VINTON–Annette Patterson has based her life’s work on the belief that if individuals, governments, businesses, and organizations join together to share their talents, knowledge, and resources, almost anything can be accomplished.
“Communities should work together and share their strengths,” said Patterson. “If everybody brings to the table what they have and can share, then everybody wins.”
That philosophy has led to the founding of the non-profit The Advancement Foundation (TAF), the opening of the Charity Cottage Thrift Store in downtown Vinton, and formation of the City Swim Team, to name a few of her projects.
Her latest venture is the launch of the Business Incubation Center on the upper level of the Health Department Building on Pollard Street in Vinton. The program has been dubbed the Hive (Home of Innovative and Visionary Entrepreneurs).
TAF will partner with the Town of Vinton, aspiring entrepreneurs, and community and business leaders from throughout the region who will act as advisors and mentors.
The ribbon-cutting which will formally launch the business incubator is scheduled for August 12 at 11 a.m. The public is invited to attend and tours will be given. And there is much to see.
The upper level of the building has been mostly vacant for several years and dismal in appearance. It was used for a time for a training program which TAF arranged with Rowe Furniture and then as a local base for Alexander Films during the filming of the movie, “Where are you, Bobby Browning?”
The town owns and maintains the building. A new roof was added a few years ago; air-conditioning was upgraded when Alexander Films leased the space.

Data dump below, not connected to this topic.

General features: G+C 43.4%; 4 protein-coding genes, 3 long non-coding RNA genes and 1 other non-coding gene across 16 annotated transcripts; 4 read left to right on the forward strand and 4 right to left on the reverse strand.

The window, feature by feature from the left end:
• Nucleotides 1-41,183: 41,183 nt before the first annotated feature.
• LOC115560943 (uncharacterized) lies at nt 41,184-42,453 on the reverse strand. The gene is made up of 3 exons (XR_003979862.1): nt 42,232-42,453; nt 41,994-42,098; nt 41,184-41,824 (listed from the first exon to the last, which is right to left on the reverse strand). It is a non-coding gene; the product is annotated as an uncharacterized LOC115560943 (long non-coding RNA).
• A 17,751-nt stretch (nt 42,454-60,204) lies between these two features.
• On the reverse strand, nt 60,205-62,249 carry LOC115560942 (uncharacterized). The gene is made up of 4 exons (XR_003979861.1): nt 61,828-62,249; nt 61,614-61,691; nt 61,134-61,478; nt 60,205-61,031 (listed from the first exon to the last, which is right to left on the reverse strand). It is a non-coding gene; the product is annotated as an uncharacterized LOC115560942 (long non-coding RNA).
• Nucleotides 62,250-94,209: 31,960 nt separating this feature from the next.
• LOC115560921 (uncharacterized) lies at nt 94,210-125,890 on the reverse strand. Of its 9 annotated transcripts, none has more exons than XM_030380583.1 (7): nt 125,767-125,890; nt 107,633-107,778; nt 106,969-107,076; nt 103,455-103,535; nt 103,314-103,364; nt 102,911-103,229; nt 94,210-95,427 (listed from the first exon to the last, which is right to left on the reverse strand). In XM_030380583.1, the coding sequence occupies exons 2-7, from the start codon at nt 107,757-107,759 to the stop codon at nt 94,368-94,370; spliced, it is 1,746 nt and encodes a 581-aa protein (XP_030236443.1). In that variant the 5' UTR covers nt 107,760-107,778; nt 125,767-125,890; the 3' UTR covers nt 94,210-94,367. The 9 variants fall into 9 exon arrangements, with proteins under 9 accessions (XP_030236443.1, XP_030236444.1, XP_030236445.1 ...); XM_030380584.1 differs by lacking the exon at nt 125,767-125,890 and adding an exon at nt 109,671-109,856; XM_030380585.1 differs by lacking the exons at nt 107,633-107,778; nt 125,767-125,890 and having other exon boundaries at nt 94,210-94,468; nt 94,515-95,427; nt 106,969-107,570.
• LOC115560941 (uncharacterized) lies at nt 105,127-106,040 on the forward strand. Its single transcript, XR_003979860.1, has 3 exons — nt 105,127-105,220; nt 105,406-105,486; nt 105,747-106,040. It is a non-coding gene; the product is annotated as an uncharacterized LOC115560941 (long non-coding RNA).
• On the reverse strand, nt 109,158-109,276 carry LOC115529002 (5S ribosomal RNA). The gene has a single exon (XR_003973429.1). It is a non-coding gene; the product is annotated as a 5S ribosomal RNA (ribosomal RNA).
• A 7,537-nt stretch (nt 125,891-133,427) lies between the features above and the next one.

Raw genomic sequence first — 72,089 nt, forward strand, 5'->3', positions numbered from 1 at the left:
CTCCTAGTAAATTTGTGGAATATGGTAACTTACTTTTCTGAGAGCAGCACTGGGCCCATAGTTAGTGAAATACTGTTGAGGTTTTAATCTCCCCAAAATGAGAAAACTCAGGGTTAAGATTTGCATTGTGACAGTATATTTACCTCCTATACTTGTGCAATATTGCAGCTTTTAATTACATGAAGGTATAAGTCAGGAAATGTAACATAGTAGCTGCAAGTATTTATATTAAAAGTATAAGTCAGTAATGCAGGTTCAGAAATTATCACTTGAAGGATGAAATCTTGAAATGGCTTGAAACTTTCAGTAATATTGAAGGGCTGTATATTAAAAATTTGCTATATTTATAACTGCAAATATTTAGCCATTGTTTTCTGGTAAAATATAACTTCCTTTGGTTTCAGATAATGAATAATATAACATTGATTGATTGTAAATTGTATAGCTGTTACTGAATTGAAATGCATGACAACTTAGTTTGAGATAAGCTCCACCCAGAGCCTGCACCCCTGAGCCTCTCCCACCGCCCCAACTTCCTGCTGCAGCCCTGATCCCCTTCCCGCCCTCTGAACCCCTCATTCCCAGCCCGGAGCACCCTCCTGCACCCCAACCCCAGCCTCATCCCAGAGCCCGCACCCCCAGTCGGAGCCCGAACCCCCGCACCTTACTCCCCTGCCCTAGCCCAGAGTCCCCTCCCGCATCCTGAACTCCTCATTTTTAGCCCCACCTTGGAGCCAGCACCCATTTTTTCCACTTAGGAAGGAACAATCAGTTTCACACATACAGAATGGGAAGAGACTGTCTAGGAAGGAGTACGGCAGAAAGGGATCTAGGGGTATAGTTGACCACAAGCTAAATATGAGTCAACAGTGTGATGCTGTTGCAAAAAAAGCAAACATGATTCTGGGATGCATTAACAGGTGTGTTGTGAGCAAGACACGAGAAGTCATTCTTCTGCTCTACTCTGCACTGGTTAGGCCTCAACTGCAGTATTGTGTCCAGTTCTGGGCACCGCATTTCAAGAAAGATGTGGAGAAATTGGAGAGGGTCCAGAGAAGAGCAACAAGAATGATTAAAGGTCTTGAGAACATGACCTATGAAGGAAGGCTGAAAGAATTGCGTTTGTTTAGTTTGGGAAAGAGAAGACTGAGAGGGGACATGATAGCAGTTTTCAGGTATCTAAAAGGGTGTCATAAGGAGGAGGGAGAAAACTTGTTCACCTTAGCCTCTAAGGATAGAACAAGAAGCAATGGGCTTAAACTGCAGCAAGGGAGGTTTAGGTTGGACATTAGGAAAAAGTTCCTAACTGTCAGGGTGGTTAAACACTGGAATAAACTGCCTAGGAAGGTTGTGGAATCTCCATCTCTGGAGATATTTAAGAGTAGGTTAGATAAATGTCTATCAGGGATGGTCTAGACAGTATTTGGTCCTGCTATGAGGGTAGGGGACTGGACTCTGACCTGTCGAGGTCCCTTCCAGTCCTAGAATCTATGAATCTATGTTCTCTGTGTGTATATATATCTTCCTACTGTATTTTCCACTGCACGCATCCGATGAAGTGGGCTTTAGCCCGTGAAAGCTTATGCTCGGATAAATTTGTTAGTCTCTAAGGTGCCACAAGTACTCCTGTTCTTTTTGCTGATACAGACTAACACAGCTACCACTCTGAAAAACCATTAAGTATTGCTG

Patterson and TAF have made dramatic changes to the second level of the building turning it into an elegant space with private offices, a computer lab, an impressive conference room, restrooms equipped with showers, a kitchen, a reception area, and an open co-worker space. It is virtually unrecognizable from its Rowe incarnation.
Patterson has enlisted the aid of individuals and groups to make improvements to modify the space, paint, install flooring, equip a computer lab, and donate or mark down furniture for the various offices.
The renovated space can accommodate six businesses with private offices and 25 in the co-working space. The entrepreneurs will pay rent to TAF, with all monies going back into TAF programs. Three businesses have leased private office space so far. Nineteen have already joined the Business Incubator program.
At this point Patterson said there are no particular criteria for businesses to be selected to participate in the program. TAF doesn’t want competing businesses, but ones that complement and possibly feed business to one another. They would also like to attract businesses which offer services Vinton is currently lacking.
There is an application process with paperwork to complete and an interview.
Currently no limit has been set for how long a business is considered “new” and can occupy the space. The goal is for the new businesses once they become viable, is to remain in Vinton with TAF helping to facilitate their move into other office space in town.
Right now entrepreneurs are being accepted on a first come-first served basis. TAF evaluates the skill-sets, marketing opportunities, and needs of the new business owners and helps them develop a personalized business plan.
TAF says that “the goal of business incubators is to produce healthy firms that create jobs, strengthen the economy, commercialize new technologies, and revitalize communities.”
They do that by “nurturing young firms during the start-up period when they are most vulnerable.” Research shows the critical time for a new business is the first six months to a year, due to lack of planning, inexperience, and insufficient funding or excessive debt.